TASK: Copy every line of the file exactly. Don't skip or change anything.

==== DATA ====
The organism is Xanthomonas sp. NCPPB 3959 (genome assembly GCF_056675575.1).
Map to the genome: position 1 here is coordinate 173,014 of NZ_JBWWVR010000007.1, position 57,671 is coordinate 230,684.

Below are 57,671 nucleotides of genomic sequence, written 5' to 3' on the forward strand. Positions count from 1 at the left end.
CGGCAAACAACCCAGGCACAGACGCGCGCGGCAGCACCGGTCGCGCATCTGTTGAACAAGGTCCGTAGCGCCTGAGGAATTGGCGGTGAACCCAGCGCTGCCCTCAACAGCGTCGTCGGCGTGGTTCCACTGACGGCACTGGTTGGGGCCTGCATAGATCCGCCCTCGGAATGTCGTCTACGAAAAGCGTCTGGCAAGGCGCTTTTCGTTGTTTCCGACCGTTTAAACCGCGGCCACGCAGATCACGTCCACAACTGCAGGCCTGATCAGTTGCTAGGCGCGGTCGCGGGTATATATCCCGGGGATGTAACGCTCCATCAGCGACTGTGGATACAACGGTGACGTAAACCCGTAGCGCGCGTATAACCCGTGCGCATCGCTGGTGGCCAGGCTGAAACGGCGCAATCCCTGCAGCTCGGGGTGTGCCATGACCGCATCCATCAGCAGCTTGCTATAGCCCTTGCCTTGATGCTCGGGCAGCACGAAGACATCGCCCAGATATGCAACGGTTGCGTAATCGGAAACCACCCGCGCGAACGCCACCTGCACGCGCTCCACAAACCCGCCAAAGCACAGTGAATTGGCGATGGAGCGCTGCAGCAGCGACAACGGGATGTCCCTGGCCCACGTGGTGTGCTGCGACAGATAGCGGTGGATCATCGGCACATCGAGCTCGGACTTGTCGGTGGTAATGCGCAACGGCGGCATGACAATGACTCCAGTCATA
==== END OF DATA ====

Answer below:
The organism is Xanthomonas sp. NCPPB 3959 (genome assembly GCF_056675575.1).
Map to the genome: position 1 here is coordinate 173,014 of NZ_JBWWVR010000007.1, position 57,671 is coordinate 230,684.

Below are 57,671 nucleotides of genomic sequence, written 5' to 3' on the forward strand. Positions count from 1 at the left end.
CGGCAAACAACCCAGGCACAGACGCGCGCGGCAGCACCGGTCGCGCATCTGTTGAACAAGGTCCGTAGCGCCTGAGGAATTGGCGGTGAACCCAGCGCTGCCCTCAACAGCGTCGTCGGCGTGGTTCCACTGACGGCACTGGTTGGGGCCTGCATAGATCCGCCCTCGGAATGTCGTCTACGAAAAGCGTCTGGCAAGGCGCTTTTCGTTGTTTCCGACCGTTTAAACCGCGGCCACGCAGATCACGTCCACAACTGCAGGCCTGATCAGTTGCTAGGCGCGGTCGCGGGTATATATCCCGGGGATGTAACGCTCCATCAGCGACTGTGGATACAACGGTGACGTAAACCCGTAGCGCGCGTATAACCCGTGCGCATCGCTGGTGGCCAGGCTGAAACGGCGCAATCCCTGCAGCTCGGGGTGTGCCATGACCGCATCCATCAGCAGCTTGCTATAGCCCTTGCCTTGATGCTCGGGCAGCACGAAGACATCGCCCAGATATGCAACGGTTGCGTAATCGGAAACCACCCGCGCGAACGCCACCTGCACGCGCTCCACAAACCCGCCAAAGCACAGTGAATTGGCGATGGAGCGCTGCAGCAGCGACAACGGGATGTCCCTGGCCCACGTGGTGTGCTGCGACAGATAGCGGTGGATCATCGGCACATCGAGCTCGGACTTGTCGGTGGTAATGCGCAACGGCGGCATGACAATGACTCCAGTCATA